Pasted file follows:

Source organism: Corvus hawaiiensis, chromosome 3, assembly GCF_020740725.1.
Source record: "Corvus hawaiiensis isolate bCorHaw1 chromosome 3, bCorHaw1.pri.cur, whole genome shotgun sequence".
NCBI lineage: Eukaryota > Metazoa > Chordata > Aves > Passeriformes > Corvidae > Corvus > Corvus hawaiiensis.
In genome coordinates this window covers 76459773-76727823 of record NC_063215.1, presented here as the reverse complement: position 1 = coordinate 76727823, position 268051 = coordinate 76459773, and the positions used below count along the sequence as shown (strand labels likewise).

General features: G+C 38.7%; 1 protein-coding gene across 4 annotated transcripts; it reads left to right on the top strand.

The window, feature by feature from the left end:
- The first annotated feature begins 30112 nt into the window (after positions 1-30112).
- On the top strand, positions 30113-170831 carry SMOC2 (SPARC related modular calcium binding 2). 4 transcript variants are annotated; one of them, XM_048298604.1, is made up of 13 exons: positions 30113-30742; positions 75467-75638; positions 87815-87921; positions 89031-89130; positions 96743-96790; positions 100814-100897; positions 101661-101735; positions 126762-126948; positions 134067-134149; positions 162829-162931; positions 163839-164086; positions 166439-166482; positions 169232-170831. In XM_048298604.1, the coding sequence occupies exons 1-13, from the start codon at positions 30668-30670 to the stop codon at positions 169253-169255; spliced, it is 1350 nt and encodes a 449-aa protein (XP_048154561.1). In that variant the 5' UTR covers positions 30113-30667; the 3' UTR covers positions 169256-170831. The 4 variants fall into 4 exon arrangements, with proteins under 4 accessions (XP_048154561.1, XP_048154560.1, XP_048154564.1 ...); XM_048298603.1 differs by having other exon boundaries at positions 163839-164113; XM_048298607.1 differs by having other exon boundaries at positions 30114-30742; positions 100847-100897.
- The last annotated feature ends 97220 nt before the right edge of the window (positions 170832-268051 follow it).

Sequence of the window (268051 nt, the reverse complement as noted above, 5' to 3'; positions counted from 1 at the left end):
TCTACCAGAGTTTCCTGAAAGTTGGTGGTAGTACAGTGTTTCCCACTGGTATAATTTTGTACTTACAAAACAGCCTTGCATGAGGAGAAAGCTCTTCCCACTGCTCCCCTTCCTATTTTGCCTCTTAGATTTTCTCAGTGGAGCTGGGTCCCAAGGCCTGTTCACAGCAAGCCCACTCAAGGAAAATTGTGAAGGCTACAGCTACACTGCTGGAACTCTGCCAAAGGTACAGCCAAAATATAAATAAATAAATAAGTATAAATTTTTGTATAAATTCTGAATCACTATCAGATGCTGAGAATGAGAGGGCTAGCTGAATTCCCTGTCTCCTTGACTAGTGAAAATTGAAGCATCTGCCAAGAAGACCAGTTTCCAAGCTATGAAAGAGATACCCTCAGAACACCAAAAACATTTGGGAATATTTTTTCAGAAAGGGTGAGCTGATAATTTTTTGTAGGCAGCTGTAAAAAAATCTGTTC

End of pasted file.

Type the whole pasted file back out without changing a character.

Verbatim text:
Source organism: Corvus hawaiiensis, chromosome 3, assembly GCF_020740725.1.
Source record: "Corvus hawaiiensis isolate bCorHaw1 chromosome 3, bCorHaw1.pri.cur, whole genome shotgun sequence".
NCBI lineage: Eukaryota > Metazoa > Chordata > Aves > Passeriformes > Corvidae > Corvus > Corvus hawaiiensis.
In genome coordinates this window covers 76459773-76727823 of record NC_063215.1, presented here as the reverse complement: position 1 = coordinate 76727823, position 268051 = coordinate 76459773, and the positions used below count along the sequence as shown (strand labels likewise).

General features: G+C 38.7%; 1 protein-coding gene across 4 annotated transcripts; it reads left to right on the top strand.

The window, feature by feature from the left end:
- The first annotated feature begins 30112 nt into the window (after positions 1-30112).
- On the top strand, positions 30113-170831 carry SMOC2 (SPARC related modular calcium binding 2). 4 transcript variants are annotated; one of them, XM_048298604.1, is made up of 13 exons: positions 30113-30742; positions 75467-75638; positions 87815-87921; positions 89031-89130; positions 96743-96790; positions 100814-100897; positions 101661-101735; positions 126762-126948; positions 134067-134149; positions 162829-162931; positions 163839-164086; positions 166439-166482; positions 169232-170831. In XM_048298604.1, the coding sequence occupies exons 1-13, from the start codon at positions 30668-30670 to the stop codon at positions 169253-169255; spliced, it is 1350 nt and encodes a 449-aa protein (XP_048154561.1). In that variant the 5' UTR covers positions 30113-30667; the 3' UTR covers positions 169256-170831. The 4 variants fall into 4 exon arrangements, with proteins under 4 accessions (XP_048154561.1, XP_048154560.1, XP_048154564.1 ...); XM_048298603.1 differs by having other exon boundaries at positions 163839-164113; XM_048298607.1 differs by having other exon boundaries at positions 30114-30742; positions 100847-100897.
- The last annotated feature ends 97220 nt before the right edge of the window (positions 170832-268051 follow it).

Sequence of the window (268051 nt, the reverse complement as noted above, 5' to 3'; positions counted from 1 at the left end):
TCTACCAGAGTTTCCTGAAAGTTGGTGGTAGTACAGTGTTTCCCACTGGTATAATTTTGTACTTACAAAACAGCCTTGCATGAGGAGAAAGCTCTTCCCACTGCTCCCCTTCCTATTTTGCCTCTTAGATTTTCTCAGTGGAGCTGGGTCCCAAGGCCTGTTCACAGCAAGCCCACTCAAGGAAAATTGTGAAGGCTACAGCTACACTGCTGGAACTCTGCCAAAGGTACAGCCAAAATATAAATAAATAAATAAGTATAAATTTTTGTATAAATTCTGAATCACTATCAGATGCTGAGAATGAGAGGGCTAGCTGAATTCCCTGTCTCCTTGACTAGTGAAAATTGAAGCATCTGCCAAGAAGACCAGTTTCCAAGCTATGAAAGAGATACCCTCAGAACACCAAAAACATTTGGGAATATTTTTTCAGAAAGGGTGAGCTGATAATTTTTTGTAGGCAGCTGTAAAAAAATCTGTTC